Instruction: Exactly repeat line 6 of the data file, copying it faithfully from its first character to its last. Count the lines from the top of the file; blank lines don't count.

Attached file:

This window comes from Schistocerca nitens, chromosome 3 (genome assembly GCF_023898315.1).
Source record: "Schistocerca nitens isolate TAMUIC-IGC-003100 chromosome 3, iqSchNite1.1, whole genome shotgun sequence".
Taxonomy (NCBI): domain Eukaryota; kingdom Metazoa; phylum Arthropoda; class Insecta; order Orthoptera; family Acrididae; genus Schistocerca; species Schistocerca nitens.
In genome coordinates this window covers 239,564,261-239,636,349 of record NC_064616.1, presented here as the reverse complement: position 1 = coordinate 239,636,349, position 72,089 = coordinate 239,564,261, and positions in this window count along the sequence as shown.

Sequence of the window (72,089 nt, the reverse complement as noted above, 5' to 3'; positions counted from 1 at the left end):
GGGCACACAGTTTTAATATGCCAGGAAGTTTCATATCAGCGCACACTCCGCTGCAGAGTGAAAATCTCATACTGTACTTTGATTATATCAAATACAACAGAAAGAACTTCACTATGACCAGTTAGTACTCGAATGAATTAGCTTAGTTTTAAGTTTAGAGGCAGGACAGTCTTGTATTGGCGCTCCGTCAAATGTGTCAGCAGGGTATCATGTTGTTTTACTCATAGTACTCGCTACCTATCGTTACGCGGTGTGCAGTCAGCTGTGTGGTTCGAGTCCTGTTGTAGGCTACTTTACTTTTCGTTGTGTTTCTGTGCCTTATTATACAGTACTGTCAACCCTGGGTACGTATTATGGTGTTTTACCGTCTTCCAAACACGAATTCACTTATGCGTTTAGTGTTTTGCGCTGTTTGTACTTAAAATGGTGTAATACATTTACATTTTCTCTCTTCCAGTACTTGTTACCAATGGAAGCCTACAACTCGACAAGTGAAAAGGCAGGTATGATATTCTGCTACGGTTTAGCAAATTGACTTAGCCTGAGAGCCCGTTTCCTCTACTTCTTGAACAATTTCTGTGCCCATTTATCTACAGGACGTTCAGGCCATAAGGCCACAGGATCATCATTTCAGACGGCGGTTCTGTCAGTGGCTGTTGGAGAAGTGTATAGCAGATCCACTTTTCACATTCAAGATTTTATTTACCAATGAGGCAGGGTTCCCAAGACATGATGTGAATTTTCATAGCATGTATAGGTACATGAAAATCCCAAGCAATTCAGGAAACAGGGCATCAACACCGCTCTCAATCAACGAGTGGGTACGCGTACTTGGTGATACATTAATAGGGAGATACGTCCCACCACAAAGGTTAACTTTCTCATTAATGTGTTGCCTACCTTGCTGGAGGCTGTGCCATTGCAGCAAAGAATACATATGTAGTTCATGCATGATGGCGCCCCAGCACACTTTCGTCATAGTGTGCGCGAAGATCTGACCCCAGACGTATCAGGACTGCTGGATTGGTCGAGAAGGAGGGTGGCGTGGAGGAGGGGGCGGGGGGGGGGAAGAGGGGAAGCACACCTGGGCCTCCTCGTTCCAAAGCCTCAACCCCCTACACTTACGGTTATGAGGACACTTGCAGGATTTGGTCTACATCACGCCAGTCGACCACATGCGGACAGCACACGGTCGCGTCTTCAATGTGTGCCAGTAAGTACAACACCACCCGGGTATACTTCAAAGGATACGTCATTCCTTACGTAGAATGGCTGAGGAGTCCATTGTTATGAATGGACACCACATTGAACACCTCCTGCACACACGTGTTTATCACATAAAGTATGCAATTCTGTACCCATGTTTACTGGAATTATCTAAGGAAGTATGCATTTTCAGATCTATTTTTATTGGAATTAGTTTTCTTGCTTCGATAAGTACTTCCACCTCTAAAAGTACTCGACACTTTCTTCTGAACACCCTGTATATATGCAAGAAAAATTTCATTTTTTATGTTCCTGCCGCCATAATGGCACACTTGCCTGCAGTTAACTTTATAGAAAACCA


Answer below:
GGGCACACAGTTTTAATATGCCAGGAAGTTTCATATCAGCGCACACTCCGCTGCAGAGTGAAAATCTCATACTGTACTTTGATTATATCAAATACAACAGAAAGAACTTCACTATGACCAGTTAGTACTCGAATGAATTAGCTTAGTTTTAAGTTTAGAGGCAGGACAGTCTTGTATTGGCGCTCCGTCAAATGTGTCAGCAGGGTATCATGTTGTTTTACTCATAGTACTCGCTACCTATCGTTACGCGGTGTGCAGTCAGCTGTGTGGTTCGAGTCCTGTTGTAGGCTACTTTACTTTTCGTTGTGTTTCTGTGCCTTATTATACAGTACTGTCAACCCTGGGTACGTATTATGGTGTTTTACCGTCTTCCAAACACGAATTCACTTATGCGTTTAGTGTTTTGCGCTGTTTGTACTTAAAATGGTGTAATACATTTACATTTTCTCTCTTCCAGTACTTGTTACCAATGGAAGCCTACAACTCGACAAGTGAAAAGGCAGGTATGATATTCTGCTACGGTTTAGCAAATTGACTTAGCCTGAGAGCCCGTTTCCTCTACTTCTTGAACAATTTCTGTGCCCATTTATCTACAGGACGTTCAGGCCATAAGGCCACAGGATCATCATTTCAGACGGCGGTTCTGTCAGTGGCTGTTGGAGAAGTGTATAGCAGATCCACTTTTCACATTCAAGATTTTATTTACCAATGAGGCAGGGTTCCCAAGACATGATGTGAATTTTCATAGCATGTATAGGTACATGAAAATCCCAAGCAATTCAGGAAACAGGGCATCAACACCGCTCTCAATCAACGAGTGGGTACGCGTACTTGGTGATACATTAATAGGGAGATACGTCCCACCACAAAGGTTAACTTTCTCATTAATGTGTTGCCTACCTTGCTGGAGGCTGTGCCATTGCAGCAAAGAATACATATGTAGTTCATGCATGATGGCGCCCCAGCACACTTTCGTCATAGTGTGCGCGAAGATCTGACCCCAGACGTATCAGGACTGCTGGATTGGTCGAGAAGGAGGGTGGCGTGGAGGAGGGGGCGGGGGGGGGGAAGAGGGGAAGCACACCTGGGCCTCCTCGTTCCAAAGCCTCAACCCCCTACACTTACGGTTATGAGGACACTTGCAGGATTTGGTCTACATCACGCCAGTCGACCACATGCGGACAGCACACGGTCGCGTCTTCAATGTGTGCCAGTAAGTACAACACCACCCGGGTATACTTCAAAGGATACGTCATTCCTTACGTAGAATGGCTGAGGAGTCCATTGTTATGAATGGACACCACATTGAACACCTCCTGCACACACGTGTTTATCACATAAAGTATGCAATTCTGTACCCATGTTTACTGGAATTATCTAAGGAAGTATGCATTTTCAGATCTATTTTTATTGGAATTAGTTTTCTTGCTTCGATAAGTACTTCCACCTCTAAAAGTACTCGACACTTTCTTCTGAACACCCTGTATATATGCAAGAAAAATTTCATTTTTTATGTTCCTGCCGCCATAATGGCACACTTGCCTGCAGTTAACTTTATAGAAAACCA